Brilliant performance today from Chief Justice Renato Corona. He laid himself out in a manner ordinary Filipinos could relate with. The simplicity of his lifestyle, the straightforward manner with which he accumulated his wealth, and the looking-you-in-the-eye reaffirmation of his lack of any wrongdoing cut straight past the TV screens and struck hard the hearts of the viewing public — ultimately the ones who will guide how the Senator-Judges would decide this case. Corona lived in the same house in Xavierville where he presided over a household not dependent on servants to function. He made his fortune the old-fashioned way; slowly but surely making shrewd investments and practical expenditure. And he highlighted the obvious and long-evident lack of substance of the prosecution case. Political exercise indeed this trial is.
To his credit, Senate court chairman Juan Ponce Enrile paid months of “liberal” tolerance of Niel Tupas Jr’s bumbling prosecution team back to Corona to whom he granted enough latitude to make what many assumed would be his last stand. Almost three hours of testimony on Corona’s own terms would still have not made up for months of blatant insubstantial and downright flawed allegations and accusations, falsification and misrepresentation of evidence, and malicious black propaganda with the aid of cooperative media people and organisations mounted by the prosecution camp. But Corona used his time on the witness stand wisely nonetheless.
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Of course it all went pear-shaped from thereon. Corona, being the Chief Justice of the Supreme Court should have known better than to leave the witness stand without being discharged by the presiding judges. Did he “walk out”? Or did he fall sick? We’ll find out for sure tomorrow when and if he returns to face the court and subject himself to cross-examination.
When the smoke from the post-session fireworks display set off by folks fixated on what they have already decided to be a Corona “walk out” clears, we will be left with the challenge Corona issued to the 188 Lower House representatives who lodged the now infamous dud of an impeachment complaint that launched this circus, and Senator-Judge Franklin Drilon. Corona after all was never under any obligation to disclose his dollar-denominated bank accounts. But considering how adamant his accusers were that this was the “right” thing for Corona to do, the ultimate test for such “conviction” on the matter will have been a willingness on the part of these accusers to do the same. As such, Corona’s signing a waiver to subject his dollar accounts to scrutiny, invoking the nature of this trial as “political” exercise (as many Noted people insist it is), can rightfully be conditional.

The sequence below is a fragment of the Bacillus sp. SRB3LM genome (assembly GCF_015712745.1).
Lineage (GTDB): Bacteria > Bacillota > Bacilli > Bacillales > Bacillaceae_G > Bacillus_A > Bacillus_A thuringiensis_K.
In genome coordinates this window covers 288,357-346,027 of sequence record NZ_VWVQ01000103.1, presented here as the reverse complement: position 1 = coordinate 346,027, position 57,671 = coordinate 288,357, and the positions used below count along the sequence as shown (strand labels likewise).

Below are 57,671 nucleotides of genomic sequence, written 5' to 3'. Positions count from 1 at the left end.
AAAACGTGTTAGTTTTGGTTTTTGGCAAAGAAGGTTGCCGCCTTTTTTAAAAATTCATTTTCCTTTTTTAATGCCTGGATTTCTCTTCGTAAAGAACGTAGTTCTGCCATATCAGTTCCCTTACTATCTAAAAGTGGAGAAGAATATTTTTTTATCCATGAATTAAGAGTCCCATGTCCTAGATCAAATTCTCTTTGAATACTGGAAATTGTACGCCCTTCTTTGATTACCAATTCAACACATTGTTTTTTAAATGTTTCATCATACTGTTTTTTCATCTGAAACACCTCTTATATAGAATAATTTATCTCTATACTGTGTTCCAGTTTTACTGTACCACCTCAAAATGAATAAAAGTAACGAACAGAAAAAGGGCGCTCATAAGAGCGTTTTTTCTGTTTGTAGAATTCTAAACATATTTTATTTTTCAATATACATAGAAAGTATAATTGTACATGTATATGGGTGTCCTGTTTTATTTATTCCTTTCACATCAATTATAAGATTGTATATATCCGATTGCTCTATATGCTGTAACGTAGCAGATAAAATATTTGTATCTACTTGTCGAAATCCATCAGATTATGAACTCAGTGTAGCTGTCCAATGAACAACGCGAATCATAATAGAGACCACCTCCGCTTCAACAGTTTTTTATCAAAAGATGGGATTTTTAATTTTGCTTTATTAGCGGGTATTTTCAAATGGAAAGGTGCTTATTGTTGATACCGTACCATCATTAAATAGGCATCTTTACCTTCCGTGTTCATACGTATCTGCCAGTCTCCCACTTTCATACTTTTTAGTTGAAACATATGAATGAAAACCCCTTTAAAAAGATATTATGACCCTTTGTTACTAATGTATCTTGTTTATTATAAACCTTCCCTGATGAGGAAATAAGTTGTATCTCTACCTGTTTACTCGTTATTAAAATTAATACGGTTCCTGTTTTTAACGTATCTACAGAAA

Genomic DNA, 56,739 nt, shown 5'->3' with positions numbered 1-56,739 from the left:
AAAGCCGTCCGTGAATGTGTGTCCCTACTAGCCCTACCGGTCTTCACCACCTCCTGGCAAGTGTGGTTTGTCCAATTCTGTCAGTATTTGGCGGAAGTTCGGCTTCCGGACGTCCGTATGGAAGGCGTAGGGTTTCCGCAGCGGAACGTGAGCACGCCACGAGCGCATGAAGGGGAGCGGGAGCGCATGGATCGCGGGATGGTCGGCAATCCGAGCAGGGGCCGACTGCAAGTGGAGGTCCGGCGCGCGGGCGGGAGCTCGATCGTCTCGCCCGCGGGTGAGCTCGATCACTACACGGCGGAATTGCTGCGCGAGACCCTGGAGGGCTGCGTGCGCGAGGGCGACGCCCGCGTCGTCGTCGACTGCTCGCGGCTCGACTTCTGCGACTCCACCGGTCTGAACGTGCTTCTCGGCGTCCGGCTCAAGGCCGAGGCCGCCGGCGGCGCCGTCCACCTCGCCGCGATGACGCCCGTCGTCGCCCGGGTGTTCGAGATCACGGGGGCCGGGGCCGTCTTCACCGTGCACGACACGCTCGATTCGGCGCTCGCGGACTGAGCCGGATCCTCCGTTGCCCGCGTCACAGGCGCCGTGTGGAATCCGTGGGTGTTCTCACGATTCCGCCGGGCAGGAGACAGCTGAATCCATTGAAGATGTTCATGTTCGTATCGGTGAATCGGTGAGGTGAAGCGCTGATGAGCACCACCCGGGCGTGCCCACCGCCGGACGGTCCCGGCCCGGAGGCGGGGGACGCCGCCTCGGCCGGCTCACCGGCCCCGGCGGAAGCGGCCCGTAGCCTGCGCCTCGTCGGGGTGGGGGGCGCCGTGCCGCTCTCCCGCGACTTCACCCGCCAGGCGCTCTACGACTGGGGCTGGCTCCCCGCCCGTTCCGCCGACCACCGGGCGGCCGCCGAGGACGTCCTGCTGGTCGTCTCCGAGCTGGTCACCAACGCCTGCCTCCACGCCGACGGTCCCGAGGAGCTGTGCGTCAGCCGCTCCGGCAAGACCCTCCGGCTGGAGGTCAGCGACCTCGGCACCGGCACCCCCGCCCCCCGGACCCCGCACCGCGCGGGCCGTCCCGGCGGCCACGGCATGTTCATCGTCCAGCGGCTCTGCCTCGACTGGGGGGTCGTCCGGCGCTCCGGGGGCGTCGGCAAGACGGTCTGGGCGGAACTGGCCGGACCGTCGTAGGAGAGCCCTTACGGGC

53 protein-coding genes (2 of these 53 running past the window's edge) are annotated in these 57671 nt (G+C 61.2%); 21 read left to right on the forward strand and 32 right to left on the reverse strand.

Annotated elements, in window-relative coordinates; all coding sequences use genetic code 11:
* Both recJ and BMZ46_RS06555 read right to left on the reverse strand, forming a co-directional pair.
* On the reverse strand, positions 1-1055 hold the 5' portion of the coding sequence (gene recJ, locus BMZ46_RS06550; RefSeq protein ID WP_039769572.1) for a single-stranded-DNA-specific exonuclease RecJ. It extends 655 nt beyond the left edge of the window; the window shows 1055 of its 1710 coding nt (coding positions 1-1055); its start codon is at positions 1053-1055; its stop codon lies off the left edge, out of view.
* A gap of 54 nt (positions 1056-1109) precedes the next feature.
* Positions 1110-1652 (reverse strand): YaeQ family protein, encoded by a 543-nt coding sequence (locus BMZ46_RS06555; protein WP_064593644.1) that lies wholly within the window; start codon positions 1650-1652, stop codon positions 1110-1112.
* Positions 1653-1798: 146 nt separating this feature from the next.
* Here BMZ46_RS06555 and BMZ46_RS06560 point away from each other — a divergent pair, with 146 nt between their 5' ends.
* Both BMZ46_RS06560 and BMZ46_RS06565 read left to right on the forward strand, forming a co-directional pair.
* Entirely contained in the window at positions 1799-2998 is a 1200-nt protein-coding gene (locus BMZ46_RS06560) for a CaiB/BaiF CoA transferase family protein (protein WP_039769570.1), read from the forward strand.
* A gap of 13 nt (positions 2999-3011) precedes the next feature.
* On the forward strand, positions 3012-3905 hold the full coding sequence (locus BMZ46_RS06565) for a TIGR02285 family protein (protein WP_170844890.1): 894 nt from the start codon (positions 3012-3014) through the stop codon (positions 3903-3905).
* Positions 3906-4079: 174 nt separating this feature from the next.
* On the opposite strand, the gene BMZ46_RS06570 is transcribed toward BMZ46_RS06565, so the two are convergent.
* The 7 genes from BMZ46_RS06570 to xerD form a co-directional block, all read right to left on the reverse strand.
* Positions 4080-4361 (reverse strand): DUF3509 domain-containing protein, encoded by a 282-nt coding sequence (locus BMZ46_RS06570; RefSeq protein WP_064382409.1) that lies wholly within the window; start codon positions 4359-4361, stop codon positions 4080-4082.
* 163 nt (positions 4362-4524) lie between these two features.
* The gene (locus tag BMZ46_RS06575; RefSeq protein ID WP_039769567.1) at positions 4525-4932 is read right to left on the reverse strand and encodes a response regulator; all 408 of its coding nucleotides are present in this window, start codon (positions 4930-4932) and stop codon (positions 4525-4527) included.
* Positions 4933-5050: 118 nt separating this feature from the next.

The people also want to know. Perhaps their curiosity — no, their new-found sense of entitlement to the truth about dollar accounts held by all politicians — will more than make up for what admittedly was a bag of brownie points that Corona may have blown by leaving the witness stand without the court’s permission. Indeed, how the public decides to weigh in on this will ultimately determine how much of a legal exercise or political exercise this trial really is — and how much of what Corona bared about himself, the family man and his quintessentially Filipino extended family issues, resonates with the personal experience of the average Filipino televiewer.
Nonetheless, Corona owes it to the Filipino people to show up in tomorrow’s trial and face his accusers’ questions. If his legal team had indeed been providing their services pro bono throughout the trial, then he owes it to them to take serious heed of their legal advise. And from a broader perspective he owes us, those of us who truly believed that the very essence of Philippine democracy — its checks-and-balances, its due process, the integrity of its institutions, and the intelligence of its people — was being damaged, insulted, and gamed by a bloc orchestrated at such vast a scale we’ve so far seen.
We who had resolved to resist the mind candy of Yellowist rhetoric, bring it to light, and crystalise its true and dark nature using critical minds and level heads and not asked for anything in return, not be motivated by any political agenda, nor presumed to be subject to any tagline of any “camp” or clique or partisan affiliation but instead were united by a common approach to thinking the issues through properly are expecting Corona to be better than he was today. We expect more from him because he is, I believe, better than all of who seek to destroy him today. That a team of lawyers of such rare brilliance would stand by him, and a community of insightful campaigners, writers, and artists would apply the full force of their creative and intellectual energies to produce truly compelling ideas to underpin Corona’s position (as opposed to the loud mouths, empty platitudes, meaningless slogans, and quaint stunts contributed by the “other” camp to further their masters’ agendas) says enough about which one of the two constitutes the real winning team.
Of course, brilliance and careful thinking will always be an elite albeit minority camp in terms of numbers within any population. And this is why the bigger community of folk who harbour a perverse notion of what “majority” rule makes “right” will never grasp what it means to be right without being popular. This is, after all, a society that is a grand outcome of its long track record of seeing the wrong arguments win.
And by the way, the even more ultimate end of this is that it is really Senator Franklin Drilon who loses whatever way this circus ends.
[Photo courtesy MyPinoy.tv.]
benign0 is the Webmaster of GetRealPhilippines.com.